There is a movement afoot in INDIA to severely limit and even ban tourism in the core area of tiger reserves. “Tourists are to be banned from the heartlands of the 37 national tiger reserves in India amid fears that their presence is hastening the demise of an increasingly endangered species,” quoted a recent news story. “Tourism creates a disturbance through vehicles, noise pollution, garbage and the need to provide facilities,” said the government-run National Tiger Conservation Authority, alarmed that the tiger population has plummeted from 3642 in 2002 to just 1411 last year. There is no doubt that there needs to be a plan that will make tiger conservation and tiger tourism complementary and sustainable. And there is no doubt that some tourist zones are overcrowded at times and greater discipline is needed to control the drivers and guides who become bug-eyed steroidal cowboys when a tiger is sighted. But to imply that tourism has caused the plummet in tiger numbers is misleading and unfair.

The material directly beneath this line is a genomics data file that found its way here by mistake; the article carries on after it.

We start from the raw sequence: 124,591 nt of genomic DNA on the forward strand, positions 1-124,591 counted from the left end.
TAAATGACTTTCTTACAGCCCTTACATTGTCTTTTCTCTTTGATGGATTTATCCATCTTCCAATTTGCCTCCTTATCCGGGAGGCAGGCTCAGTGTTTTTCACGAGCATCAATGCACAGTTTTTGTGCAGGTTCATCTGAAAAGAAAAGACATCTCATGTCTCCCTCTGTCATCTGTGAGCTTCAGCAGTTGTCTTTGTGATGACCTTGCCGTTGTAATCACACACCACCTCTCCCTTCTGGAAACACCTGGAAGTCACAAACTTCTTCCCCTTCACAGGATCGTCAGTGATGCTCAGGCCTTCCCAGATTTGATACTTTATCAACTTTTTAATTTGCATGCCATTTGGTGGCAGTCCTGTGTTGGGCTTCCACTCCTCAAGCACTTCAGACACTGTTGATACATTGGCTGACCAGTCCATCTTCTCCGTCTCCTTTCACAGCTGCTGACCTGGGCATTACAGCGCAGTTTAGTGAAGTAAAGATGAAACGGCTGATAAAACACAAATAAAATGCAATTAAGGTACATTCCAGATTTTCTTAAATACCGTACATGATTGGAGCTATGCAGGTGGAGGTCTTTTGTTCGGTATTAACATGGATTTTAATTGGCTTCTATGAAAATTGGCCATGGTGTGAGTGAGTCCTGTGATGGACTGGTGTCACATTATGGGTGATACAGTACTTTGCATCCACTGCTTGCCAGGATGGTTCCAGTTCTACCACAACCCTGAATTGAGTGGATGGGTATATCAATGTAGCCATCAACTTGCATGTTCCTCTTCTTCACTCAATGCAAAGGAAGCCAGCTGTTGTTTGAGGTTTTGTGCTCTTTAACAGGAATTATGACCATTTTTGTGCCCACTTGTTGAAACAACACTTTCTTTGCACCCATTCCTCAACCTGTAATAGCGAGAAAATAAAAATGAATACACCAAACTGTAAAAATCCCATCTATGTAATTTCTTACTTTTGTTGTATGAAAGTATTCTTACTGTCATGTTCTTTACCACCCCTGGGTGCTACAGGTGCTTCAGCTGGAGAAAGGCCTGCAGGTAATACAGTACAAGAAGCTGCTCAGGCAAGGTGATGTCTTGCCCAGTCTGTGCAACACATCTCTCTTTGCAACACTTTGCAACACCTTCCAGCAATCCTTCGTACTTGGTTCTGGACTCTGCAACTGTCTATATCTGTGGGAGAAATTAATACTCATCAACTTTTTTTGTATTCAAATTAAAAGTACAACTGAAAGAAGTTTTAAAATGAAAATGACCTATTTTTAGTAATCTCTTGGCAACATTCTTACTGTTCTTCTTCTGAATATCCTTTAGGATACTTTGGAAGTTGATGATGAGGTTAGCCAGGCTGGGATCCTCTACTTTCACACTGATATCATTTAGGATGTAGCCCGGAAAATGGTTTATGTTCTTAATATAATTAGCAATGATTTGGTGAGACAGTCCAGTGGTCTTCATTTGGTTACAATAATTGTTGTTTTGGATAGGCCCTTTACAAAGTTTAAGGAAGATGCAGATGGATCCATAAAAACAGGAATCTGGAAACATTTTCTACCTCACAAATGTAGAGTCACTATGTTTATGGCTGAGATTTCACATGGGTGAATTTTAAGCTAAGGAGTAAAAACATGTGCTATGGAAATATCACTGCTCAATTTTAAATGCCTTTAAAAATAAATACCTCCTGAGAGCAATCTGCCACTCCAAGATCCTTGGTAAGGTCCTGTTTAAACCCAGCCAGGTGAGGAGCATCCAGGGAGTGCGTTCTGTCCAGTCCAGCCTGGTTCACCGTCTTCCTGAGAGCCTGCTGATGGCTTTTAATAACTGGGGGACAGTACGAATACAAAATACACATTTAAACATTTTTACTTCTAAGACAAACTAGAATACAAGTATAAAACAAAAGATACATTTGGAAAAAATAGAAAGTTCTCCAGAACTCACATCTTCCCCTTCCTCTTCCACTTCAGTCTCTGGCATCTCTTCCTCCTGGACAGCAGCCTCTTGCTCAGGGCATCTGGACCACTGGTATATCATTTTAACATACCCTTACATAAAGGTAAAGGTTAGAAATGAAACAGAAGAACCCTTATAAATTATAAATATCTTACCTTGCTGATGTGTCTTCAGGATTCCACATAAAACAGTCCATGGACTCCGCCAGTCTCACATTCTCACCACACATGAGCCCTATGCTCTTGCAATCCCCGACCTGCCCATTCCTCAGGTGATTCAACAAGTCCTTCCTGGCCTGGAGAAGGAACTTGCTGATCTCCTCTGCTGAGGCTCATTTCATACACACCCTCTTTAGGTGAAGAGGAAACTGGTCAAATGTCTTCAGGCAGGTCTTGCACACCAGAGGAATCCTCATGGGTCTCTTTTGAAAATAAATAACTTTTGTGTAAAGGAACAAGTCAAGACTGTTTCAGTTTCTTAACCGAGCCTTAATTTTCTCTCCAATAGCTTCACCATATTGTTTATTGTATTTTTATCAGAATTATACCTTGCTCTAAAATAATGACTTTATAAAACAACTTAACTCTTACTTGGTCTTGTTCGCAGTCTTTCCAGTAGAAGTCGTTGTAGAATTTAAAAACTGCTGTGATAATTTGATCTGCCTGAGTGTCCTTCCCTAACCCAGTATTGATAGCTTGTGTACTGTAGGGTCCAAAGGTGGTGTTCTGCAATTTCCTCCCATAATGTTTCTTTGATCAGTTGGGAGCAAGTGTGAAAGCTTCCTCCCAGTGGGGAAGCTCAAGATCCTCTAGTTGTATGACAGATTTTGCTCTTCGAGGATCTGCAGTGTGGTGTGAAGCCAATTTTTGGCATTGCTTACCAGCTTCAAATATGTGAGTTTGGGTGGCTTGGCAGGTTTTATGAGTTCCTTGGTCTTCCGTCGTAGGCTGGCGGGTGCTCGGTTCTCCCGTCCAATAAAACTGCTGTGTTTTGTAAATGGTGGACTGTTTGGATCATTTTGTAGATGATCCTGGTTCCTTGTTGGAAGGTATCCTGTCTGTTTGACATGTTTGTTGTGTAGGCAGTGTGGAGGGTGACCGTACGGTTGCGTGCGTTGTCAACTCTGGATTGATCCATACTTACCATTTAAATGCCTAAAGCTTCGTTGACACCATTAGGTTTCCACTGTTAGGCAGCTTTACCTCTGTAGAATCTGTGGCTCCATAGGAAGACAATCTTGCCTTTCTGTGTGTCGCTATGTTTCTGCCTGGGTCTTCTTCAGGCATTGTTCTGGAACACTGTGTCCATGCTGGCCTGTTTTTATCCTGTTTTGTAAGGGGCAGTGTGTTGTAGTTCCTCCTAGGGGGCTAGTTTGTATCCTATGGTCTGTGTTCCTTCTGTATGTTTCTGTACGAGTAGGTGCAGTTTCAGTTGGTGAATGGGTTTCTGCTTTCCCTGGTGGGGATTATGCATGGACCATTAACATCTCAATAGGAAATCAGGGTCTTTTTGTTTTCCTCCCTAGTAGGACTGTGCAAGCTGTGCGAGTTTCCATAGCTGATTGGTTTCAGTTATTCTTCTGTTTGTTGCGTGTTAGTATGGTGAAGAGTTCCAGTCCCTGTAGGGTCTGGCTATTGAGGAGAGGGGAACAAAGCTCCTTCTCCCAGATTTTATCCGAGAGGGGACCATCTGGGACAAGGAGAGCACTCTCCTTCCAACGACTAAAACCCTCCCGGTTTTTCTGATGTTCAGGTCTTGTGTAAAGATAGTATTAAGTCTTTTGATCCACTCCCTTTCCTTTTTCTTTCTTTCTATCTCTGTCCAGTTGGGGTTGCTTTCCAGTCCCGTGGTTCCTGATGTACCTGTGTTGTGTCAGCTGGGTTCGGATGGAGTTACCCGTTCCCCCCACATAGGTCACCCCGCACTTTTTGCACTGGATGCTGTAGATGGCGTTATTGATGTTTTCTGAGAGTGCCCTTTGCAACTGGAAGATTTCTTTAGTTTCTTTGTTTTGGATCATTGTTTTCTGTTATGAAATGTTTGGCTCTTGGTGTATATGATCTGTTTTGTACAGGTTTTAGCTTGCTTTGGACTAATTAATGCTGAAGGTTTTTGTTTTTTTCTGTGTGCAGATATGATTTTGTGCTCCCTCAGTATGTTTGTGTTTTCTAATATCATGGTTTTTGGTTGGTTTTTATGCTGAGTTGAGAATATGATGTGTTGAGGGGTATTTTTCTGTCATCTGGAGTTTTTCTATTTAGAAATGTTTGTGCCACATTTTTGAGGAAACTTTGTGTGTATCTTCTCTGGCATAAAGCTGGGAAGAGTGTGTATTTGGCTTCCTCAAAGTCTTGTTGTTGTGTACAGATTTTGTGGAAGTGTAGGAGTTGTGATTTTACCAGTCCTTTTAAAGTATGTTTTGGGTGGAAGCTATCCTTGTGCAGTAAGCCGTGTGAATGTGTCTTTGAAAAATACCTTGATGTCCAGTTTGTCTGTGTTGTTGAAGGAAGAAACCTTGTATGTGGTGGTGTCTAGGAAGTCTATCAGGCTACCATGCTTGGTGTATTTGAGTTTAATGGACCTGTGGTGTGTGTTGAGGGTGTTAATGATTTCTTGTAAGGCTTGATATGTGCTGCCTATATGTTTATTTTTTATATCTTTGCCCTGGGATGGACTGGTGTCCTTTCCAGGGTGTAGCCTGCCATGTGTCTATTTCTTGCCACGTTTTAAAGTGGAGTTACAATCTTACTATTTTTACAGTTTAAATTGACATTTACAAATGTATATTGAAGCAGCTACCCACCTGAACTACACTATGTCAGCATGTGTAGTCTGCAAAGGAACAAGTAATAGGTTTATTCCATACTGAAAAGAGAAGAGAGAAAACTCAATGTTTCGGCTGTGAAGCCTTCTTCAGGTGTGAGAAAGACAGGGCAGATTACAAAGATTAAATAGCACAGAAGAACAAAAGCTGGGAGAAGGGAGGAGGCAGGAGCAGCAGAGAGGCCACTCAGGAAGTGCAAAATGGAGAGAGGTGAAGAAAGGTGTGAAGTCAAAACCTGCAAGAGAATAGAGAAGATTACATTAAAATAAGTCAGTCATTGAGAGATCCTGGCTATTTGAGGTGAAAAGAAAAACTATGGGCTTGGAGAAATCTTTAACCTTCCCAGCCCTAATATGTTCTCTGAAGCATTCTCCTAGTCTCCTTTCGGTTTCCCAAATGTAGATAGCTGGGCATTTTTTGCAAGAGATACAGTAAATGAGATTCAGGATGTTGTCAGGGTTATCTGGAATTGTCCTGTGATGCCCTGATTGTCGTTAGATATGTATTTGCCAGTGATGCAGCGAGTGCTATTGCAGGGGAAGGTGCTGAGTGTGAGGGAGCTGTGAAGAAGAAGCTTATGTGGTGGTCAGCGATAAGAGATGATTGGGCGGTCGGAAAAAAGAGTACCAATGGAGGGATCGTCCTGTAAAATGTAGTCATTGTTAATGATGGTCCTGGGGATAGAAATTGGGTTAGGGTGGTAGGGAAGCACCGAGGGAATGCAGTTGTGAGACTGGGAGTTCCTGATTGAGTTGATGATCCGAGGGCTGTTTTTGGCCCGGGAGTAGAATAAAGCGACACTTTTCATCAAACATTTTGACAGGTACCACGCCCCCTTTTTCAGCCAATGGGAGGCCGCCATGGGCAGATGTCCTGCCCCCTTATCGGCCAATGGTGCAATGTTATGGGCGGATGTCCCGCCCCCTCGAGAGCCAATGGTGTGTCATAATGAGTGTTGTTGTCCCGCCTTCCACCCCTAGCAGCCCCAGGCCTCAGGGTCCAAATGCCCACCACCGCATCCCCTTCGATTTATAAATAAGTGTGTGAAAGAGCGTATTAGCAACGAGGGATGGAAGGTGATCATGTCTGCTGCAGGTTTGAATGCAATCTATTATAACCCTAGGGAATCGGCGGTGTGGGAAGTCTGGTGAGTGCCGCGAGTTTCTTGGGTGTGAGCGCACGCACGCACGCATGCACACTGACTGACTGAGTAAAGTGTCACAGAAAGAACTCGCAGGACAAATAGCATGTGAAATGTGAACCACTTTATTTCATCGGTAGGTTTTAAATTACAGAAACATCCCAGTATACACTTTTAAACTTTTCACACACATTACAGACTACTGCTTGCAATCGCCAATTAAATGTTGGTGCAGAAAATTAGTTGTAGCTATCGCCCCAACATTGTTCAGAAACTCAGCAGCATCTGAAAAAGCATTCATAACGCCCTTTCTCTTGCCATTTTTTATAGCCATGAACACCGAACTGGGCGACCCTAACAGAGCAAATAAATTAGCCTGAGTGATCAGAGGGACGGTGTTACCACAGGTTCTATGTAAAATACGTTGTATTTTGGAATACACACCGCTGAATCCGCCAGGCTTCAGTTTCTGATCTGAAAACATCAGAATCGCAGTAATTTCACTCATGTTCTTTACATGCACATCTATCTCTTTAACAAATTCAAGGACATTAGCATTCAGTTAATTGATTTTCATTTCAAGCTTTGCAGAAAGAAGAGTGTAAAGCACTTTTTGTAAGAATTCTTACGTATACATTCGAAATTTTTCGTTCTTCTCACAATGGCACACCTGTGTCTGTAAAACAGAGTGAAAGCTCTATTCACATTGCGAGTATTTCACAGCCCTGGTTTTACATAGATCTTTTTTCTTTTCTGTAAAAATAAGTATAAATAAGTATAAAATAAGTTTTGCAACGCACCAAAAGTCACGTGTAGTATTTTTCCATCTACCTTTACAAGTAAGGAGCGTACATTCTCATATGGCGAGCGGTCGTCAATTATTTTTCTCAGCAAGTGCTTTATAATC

•The tourism industry provides jobs and income to countless individuals who might otherwise be tempted to seek money from other sources. The hotel and lodge industry has an immense financial stake in the survival of the tiger. The millions of dollars invested in the lodges surrounding Ranthambhore, Kanha, and Bandhavgarh would dry up overnight if there were no tigers.
•The two tiger reserves in India that have lost every single tiger, Sariska and Panna, had minimum tourism. Bandhavgarh, on the other hand, possibly the most tourist-intense tiger park, has its tiger population flourishing in the core tourist area.
•Vehicles driving around with tourists are, in effect, anti-poaching patrols, often in the notable absence of official patrolling. Word of mouth among drivers and guides is an excellent source of keeping tabs on where the tigers are and where they are not.
•Tourism could and should be used in support of tiger conservation. The Mountain Travel Sobek Save The Tiger trip I lead has taken 146 people into tiger country and generated a significant amount of money which has been put back into the field in India and Nepal for tiger protection programs.
•Many people who have seen a tiger in the wild have become fierce tiger advocates and continue to support tiger conservation efforts.
•Tourism is not killing tigers. Tigers are being killed by the loss of habitat, poachers, wildlife crime syndicates, and the perpetuation of the myth of the efficacy of tiger medicines thousands of miles away.
Source: The Fund For The Tiger Newsletter, Summer 2009
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